BY MARTY ANDERSON
A presentation by Tomás Gutiérrez Alea, Cuba's most prominent film director, is a feature piece in the sixth issue of La Gaceta de Cuba in 1995. Published six times a year by the Union of Writers and Artists of Cuba, the magazine La Gaceta is a leading forum of discussion and debate on culture and politics.
As part of the worldwide commemoration of 100 years of film, the current issue contains four articles devoted to the role and nature of Cuban cinema since 1959. The article "Another cinema, another world, another society," is a presentation Gutiérrez Alea originally gave to a 1993 conference held in Tacoma, Washington. The director of Strawberry and Chocolate and Guantanamera discusses the challenge of filmmaking in countries of the Third World.
In Cuba's own case, Gutiérrez Alea explains, soon after the victory of the revolution in 1959 Washington imposed an economic embargo, excluding all trade between the two countries. Like much of the world, the Cuban people's "taste" in film had been conditioned by Hollywood. All this had to change since Cuba was barred from acquiring everything from aspirins to movies.
Gutiérrez Alea points out that after initial resistance, the popularity of other foreign movies, particularly those from Latin America, began to grow, although U.S. films continue to be shown to this day and remain popular. Even more, the product of the growing Cuban film institute became popular among the Cuban public. Many of these films became highly regarded outside Cuba for their boldness in addressing social issues and revolutionary questions.
"The Cuban film institute, since its formation, has been a workshop to make films and train filmmakers," Gutiérrez Alea explains.
"What is our message?" he asks. "Is it what our conscience says, or what the market supposedly demands? Will it show, or hide reality? Will it communicate with the public, or try to hypnotize them? Will it stimulate criticism and participation, or instill the idea that `this is the way things are and can't be changed'?"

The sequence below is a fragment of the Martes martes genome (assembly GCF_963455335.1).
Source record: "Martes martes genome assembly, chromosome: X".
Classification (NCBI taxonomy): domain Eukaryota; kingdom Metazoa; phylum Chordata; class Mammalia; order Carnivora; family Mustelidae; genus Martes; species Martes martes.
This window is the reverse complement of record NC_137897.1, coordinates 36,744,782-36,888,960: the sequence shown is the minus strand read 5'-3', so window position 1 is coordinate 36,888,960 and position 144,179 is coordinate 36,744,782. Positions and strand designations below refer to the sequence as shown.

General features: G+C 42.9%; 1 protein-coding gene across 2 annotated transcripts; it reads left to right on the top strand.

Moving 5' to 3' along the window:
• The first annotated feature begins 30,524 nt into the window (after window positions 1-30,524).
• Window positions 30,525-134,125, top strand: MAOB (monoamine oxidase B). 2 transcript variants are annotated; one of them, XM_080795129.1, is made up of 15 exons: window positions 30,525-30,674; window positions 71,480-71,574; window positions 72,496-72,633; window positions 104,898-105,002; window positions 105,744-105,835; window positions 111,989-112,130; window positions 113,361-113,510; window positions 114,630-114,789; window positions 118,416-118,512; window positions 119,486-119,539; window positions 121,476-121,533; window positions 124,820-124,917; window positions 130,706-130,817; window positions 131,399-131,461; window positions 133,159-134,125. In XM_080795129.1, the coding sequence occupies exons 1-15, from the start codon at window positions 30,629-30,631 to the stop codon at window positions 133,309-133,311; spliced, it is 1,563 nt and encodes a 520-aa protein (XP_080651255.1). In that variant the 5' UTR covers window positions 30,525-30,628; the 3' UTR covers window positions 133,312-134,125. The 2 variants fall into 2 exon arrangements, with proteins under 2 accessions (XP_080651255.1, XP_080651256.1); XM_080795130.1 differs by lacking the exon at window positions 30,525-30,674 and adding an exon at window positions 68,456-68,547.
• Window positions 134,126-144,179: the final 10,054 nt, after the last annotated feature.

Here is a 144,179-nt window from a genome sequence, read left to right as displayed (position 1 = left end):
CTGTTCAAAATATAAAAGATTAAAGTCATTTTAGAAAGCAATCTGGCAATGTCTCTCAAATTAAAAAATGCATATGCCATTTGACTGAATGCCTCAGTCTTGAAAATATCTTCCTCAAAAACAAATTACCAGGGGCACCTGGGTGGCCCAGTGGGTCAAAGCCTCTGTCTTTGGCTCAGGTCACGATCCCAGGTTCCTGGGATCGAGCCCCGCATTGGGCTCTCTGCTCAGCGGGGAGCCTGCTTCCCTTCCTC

Responding to these questions, Gutiérrez Alea comments, "How could one conceive of influential and lasting works of film if they serve to consolidate the status quo, with all its suffering and injustice, and not attack it and transform it?"
Also in this issue are two contributions that continue La Gaceta's efforts to publicize the increasing cultural ties between Cubans living abroad and those on the island. This opening helps counter the attempt by Cuban rightists and the U.S. State Department to line up prominent cultural figures against the revolution. In addition, it provides information to Cuban workers and youth on the impact of the Cuban revolution in the world.
One of these items is an interview with Roberto González Echevarría, a professor at Yale University who left Cuba as a youth in 1959 and has written a book on noted Cuban author Alejo Carpentier titled The Pilgrim at Home. The other, an article by José M. Fernández Pequeño, discusses Lino Novás Calvo, author of Pedro Blanco, Slave Trader and other works. Novás Calvo left Cuba in 1960 and remained hostile to the revolution until his death in 1983. The article argues that his work, ignored within Cuba for years, remains an important part of Cuba's cultural heritage.
Subscriptions to the Spanish-language journal are available for $40 a year and can be obtained through Pathfinder 410 West Street, New York, NY 10014 or at any Pathfinder bookstore listed on page 12.
Front page (for this issue) | Home | Text-version home